While doing evil, reluctantly: Size, er trust matters.

These Interwebs are a mess. One can’t trust anyone. Especially not link drops, since Twitter decided to break the Web by raping all of its URIs. Twitter’s sloppy URI gangbang became the Web’s biggest and most disgusting clusterfuck in no time.

Evil URI shortenersI still can’t agree to the friggin’ “N” in SNAFU when it comes to URI shortening. Every time I’m doing evil myself at sites like bit.ly, I’m literally vomiting all over the ‘net — in Swahili, er base36 pidgin.

Besides the fact that each and every shortened URI manifests a felonious design flaw, the major concern is that most –if not all– URI shorteners will die before the last URI they’ve shortened is irrevocable dead. And yes, shit happens all day long — RIP tr.im et al.

Letting shit happen is by no means a dogma. We shouldn’t throw away common sense and best practices when it comes to URI management, which, besides avoiding as many redirects as possible, includes risk management:

What if the great chief of Libya all of a sudden decides that gazillions of bit.ly-URIs redirecting punters to their desired smut aren’t exactly compatible to the Qur’an? All your bit.ly URIs will be defunct over night, and because you rely on traffic from places you’ve spammed with your shortened URIs, you’ll be forced to downgrade your expensive hosting plan to a shitty freehost account that displays huge Al-Quaeda or even Weight-Watchers banners above the fold of your pathetic Web pages.

In related news, even the almighty Google just pestered the Interwebs with just another URI shortener’s website: Goo.gl. It promises stability, security, and speed.

Well, at the day it launched, I broke it with recursive chains of redirects, and meanwhile creative folks like Dave Naylor perhaps wrote a guide on “hacking goo.gl for fun and profit”. #abuse

Of course there are bugs in a brand new product. But Google is a company iterating code way faster than most Internet companies, and due to their huge user base and continuous testing under operating conditions they’re aware of most of their bugs. They’ll fix them eventually, and soon goo.gl –as promised– will be “the stablest, most secure, and fastest URL shortener on the Web”.

So, just based on the size of Google’s infrastructure, it seems goo.gl is going to be the most reliable one out of all evil URI shorteners. Kinda queen of all royal PITAs. But is this a good enough reason to actually use goo.gl? Not quite enough, yet.

Go ask a Googler “Can you guarantee that goo.gl will outlive the Internet?”. I got answers like “I agree with your concern. I thought about it myself. But I’m confident Google will try its very best to preserve that”. From an engineer’s perspective, all of them agree with my statement “URI shortening totally sucks ass”. But IRL the Interwebs are flooded with crappy shortURLs, and that’s not acceptable. They figured that URI shortening can’t be eliminated, so it had to be enhanced by a more reliable procedure. Hence bright folks like Muthu Muthusrinivasan, Devin Mullins, Ben D’Angelo et al created goo.gl, with mixed feelings.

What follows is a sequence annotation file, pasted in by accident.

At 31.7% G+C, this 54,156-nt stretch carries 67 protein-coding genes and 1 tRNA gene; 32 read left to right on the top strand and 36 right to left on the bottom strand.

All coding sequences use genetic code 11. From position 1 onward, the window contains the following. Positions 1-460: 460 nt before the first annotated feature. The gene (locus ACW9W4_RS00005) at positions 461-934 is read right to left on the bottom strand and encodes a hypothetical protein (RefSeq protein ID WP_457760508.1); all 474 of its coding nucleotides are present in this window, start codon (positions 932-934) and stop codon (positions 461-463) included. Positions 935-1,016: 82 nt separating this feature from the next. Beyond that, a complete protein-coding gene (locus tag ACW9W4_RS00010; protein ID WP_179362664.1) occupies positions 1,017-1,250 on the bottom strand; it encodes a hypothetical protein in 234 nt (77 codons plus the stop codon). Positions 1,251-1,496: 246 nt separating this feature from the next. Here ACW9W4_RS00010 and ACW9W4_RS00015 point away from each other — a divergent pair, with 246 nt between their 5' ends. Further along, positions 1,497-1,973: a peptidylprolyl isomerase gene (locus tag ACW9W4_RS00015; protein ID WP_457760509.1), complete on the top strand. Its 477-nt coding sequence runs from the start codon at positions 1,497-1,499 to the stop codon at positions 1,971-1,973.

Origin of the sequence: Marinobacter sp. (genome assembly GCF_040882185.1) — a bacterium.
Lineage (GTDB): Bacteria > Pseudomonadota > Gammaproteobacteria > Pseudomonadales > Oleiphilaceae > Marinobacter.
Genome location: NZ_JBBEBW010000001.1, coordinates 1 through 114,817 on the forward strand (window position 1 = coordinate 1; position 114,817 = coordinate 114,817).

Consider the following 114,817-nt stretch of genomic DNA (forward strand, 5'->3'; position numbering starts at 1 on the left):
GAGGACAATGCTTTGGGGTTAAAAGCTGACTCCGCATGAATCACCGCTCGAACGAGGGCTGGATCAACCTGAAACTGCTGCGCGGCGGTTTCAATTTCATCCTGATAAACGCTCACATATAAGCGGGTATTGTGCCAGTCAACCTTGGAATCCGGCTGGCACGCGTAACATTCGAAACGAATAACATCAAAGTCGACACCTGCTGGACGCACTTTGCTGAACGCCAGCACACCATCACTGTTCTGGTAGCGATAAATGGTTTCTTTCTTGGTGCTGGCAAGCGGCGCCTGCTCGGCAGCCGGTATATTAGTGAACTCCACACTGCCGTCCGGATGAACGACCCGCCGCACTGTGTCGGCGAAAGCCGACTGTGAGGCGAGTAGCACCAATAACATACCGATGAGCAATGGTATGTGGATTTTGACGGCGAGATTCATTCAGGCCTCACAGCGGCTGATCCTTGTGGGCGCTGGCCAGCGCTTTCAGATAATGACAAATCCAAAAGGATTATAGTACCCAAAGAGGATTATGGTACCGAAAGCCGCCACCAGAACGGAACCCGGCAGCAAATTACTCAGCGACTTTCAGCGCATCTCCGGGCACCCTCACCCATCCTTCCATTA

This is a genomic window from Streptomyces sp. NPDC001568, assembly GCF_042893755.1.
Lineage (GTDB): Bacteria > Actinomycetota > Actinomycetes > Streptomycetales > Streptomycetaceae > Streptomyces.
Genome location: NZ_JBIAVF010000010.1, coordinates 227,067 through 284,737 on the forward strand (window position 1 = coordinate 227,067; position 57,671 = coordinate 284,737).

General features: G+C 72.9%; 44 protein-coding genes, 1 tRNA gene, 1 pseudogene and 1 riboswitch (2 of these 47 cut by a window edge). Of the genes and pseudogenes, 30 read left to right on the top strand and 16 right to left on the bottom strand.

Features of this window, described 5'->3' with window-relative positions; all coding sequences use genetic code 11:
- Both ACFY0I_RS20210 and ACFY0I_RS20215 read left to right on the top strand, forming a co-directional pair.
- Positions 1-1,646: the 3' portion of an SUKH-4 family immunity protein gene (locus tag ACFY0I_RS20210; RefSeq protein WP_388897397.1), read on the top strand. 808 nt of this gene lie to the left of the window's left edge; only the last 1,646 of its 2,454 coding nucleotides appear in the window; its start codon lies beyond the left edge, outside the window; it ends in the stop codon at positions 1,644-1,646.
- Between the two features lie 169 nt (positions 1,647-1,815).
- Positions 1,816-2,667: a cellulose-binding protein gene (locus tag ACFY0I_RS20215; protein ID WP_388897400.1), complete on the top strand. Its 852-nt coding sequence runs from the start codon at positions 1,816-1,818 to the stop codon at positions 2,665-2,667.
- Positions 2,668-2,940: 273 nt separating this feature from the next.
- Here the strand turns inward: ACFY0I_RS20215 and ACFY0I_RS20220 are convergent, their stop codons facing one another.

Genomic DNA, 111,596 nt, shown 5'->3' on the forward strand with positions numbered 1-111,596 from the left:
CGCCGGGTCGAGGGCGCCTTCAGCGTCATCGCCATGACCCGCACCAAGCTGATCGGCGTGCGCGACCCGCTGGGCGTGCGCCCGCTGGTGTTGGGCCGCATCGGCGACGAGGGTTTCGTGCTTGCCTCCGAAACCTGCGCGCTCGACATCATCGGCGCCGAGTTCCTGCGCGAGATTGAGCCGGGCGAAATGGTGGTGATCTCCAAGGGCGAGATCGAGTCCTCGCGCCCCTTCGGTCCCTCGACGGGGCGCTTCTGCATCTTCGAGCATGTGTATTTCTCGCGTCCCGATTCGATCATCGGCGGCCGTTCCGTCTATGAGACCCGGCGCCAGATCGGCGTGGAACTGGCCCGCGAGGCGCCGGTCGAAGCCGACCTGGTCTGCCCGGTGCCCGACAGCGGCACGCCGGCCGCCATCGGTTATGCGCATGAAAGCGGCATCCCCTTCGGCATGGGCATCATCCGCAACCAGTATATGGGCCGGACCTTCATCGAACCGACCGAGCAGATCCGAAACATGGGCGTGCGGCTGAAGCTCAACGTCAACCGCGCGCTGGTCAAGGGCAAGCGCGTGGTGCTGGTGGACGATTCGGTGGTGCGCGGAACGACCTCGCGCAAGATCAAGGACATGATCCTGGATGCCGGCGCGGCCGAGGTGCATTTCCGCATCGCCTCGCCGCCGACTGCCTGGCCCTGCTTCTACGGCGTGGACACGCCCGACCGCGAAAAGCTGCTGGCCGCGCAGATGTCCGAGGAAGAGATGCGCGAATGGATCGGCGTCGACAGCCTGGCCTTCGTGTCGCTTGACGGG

That’s why I recommend the lesser evil. Not because Google is huge, has the better infrastructure, picked a better domain, and the whole shebang. I do trust these software engineers, because they think and act like me. Plus, they’ve got the resources.

I’m going goo.gl.
I’ll dump bit.ly etc.

Fineprint: However, I won’t throw away my very own URI shortener, because this evil piece of crap can do things the mainstream URI shorteners –including goo.gl– are still dreaming of, like preventing search angine crawlers from spotting affiliate links and such stuff. Shortening links alone doesn’t equal cloaking fishy links professionally.

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2 Comments to "While doing evil, reluctantly: Size, er trust matters."

  1. Rob O. on 4 November, 2010  #link

    Seems that the mentality of most is that, since their shortened URLs are being used for utterly disposable social networking stuff like Twitter, it’s no big deal if those links go belly up.

    So, okay, I guess I can sorta buy that. So, my personal rule is to use shortened URLs in Twitter or Facebook, but never in a blog post or any other page on my own site.

  2. Sebastian on 4 November, 2010  #link

    Rob, some of the transient “disposable shit” you throw at social media outlets will stick at a wall somewhere, as persistent link that’s clickable, crawlable, searchable, visible for ages. I know you want to rethink your statement, and you’ll make use of more reliable URIs in the future. ;-)

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